Project eXpOS (eXperimental Operating System) is an on-line educational platform which helps undergraduate students to learn the working on an operating system. A detailed project roadmap that is part of the platform provides step by step guidance to the student towards writing a small operating system from scratch. The student learns the implementation of various OS data structures and kernel routines during the course of the project. The OS written by the student will run on a machine simulator supplied along with the platform. The project assumes that the student has undergone a course in computer organization, and is comfortable with programming.
If you wish to work on the project, the approach we suggest is to follow the project roadmap. The roadmap takes you through a step by step journey towards the complete implementation of the operating system. At each step, you will be asked to read concepts, specifications and interfaces that are required for that step. In fact, you will be asked to read only what is necessary for completing that step. The links to the relevant reading material will be given at appropriate places in the roadmap. Proceed to Roadmap
If you are curious about what the "final system" you are going to build looks like, we give a brief overview here. You are warned not to get lost in the links. The roadmap will ask you to read the appropriate parts of the documentation as and when required.
In the above figure, an architecture simulator for the eXperimental String Machine (XSM) is given to you. Your primary job is to implement the eXpOS kernel for this machine in such a way that application programs can be loaded and executed by your kernel. You will also be asked to write a few application programs, like the shell (for providing a user interface).
Clearly, in order to write the OS kernel, one must be given its two interfaces – the interface to the architecture below and the interface to the executable application programs above. The former is given to you in the XSM architecture specification. The latter, called the Application Binary Interface specification, is also given to you. There are also two additional interfaces (not shown in the figure) described below:
1. The format in which data and executable files are stored in the disk is standardized and given in the eXpFS file system specification. This standardization allows portability of files between eXpOS and other systems. You must implement the OS file system satisfying this interface specification.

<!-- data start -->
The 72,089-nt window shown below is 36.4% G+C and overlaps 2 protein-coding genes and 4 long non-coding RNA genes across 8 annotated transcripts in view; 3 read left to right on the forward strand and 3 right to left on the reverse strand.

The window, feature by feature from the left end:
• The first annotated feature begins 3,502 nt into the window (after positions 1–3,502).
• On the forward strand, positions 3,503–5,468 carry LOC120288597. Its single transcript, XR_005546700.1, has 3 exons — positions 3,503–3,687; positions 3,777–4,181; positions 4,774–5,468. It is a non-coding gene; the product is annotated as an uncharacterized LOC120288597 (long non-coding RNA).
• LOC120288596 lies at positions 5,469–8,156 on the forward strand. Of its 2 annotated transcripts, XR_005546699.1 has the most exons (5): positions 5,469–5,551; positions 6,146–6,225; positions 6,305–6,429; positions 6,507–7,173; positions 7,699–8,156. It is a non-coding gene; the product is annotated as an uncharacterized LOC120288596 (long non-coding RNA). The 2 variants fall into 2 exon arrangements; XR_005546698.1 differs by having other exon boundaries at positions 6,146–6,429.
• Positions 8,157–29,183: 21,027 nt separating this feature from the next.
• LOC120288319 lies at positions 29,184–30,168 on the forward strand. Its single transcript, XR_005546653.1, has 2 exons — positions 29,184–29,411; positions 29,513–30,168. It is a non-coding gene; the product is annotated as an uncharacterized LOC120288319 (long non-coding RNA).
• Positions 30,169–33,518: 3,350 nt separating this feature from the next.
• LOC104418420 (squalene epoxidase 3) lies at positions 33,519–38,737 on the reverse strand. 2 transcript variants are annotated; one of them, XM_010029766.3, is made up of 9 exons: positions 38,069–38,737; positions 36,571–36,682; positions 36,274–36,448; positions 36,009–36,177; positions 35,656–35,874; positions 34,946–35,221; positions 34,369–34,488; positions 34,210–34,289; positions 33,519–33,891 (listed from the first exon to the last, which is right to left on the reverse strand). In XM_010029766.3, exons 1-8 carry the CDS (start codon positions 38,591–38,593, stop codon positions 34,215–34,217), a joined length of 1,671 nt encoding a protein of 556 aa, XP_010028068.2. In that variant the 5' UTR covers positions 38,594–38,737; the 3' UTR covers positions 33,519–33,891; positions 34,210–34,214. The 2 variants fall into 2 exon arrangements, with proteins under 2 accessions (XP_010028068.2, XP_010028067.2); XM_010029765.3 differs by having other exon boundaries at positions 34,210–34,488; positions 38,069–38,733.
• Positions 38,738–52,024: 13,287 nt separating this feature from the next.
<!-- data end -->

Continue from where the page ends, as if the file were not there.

2. Specification for a small application layer software called the eXpOS Library is given to you. The library is a special application program that stands between the OS kernel and other application programs. The library provides a generic interface through which other applications can access the OS system calls. Dynamic memory management services of the OS are also implemented by the library. The library code will be supplied to you. Your OS kernel must load the library into memory and link it to the application programs at run time.
Since you start with a bare machine with no software on it, you need some external mechanism to:
1. Write the kernel modules and get them as XSM executable programs.
2. Store these modules into the machine's disk so that they can be loaded to the memory and executed when the machine is powered on.
We provide you with support tools for achieving the above objectives.
For the first task, a cross compiler for an enriched XSM assembly language called the System Programming Language (SPL) is given to you. You can write the OS modules in the SPL language from your host (Linux/Unix) environment and generate XSM target programs using the SPL compiler.
For the second task, we provide you with an interface software called the XFS interface. This tool allows you to transfer executable kernel modules from your host (Linux/Unix) system to specified blocks of the XSM disk. Thus, you can load the XSM target modules into the appropriate areas of the XSM disk.
The following figure illustrates the OS development environment from an OS programmer's viewpoint.
A similar mechanism is provided for preparing application programs and loading them to the machine's disk. A cross compiler for a tiny high level programming language called the Experimental Language (ExpL) is supplied to you. The ExpL compiler translates your program into the target executable format recognized by eXpOS. These programs can be stored in the XSM machine's disk using the XFS interface tool.
The following figure illustrates the development environment from an application programmer's perspective.
The OS that you build will be very elementary. There will be no system software like compilers or file editors that run on top of the OS. The OS will only be capable of loading into the memory and executing programs that are already pre-loaded into machine's disk before boot up. Hence, the only way to write application programs (or kernel code) for the OS will be to write the code from your host (Linux/Unix) system, compile the code using ExpL (or SPL) cross compiler and pre-load the target executable into the XSM disk using the XFS-Interface tool, before powering on the simulator.
Once the OS modules and application programs are loaded into the XSM machine's disk, the XSM simulator can be used to bootstrap the OS into the machine memory and start execution.
The collection of development tools given to you including the XSM simulator, compilers for ExpL and SPL and XFS Interface will be referred to as the "eXpOS package” in the eXpOS documentation.
The following figure gives a high level picture of the OS that you will build by the end of the project.
The eXpOS specification provides an informal description of OS from the view point of the user/application programmer. You may also have a quick look at the high level system design for a closer view of the OS.
We wish you enjoy doing the project following the Roadmap.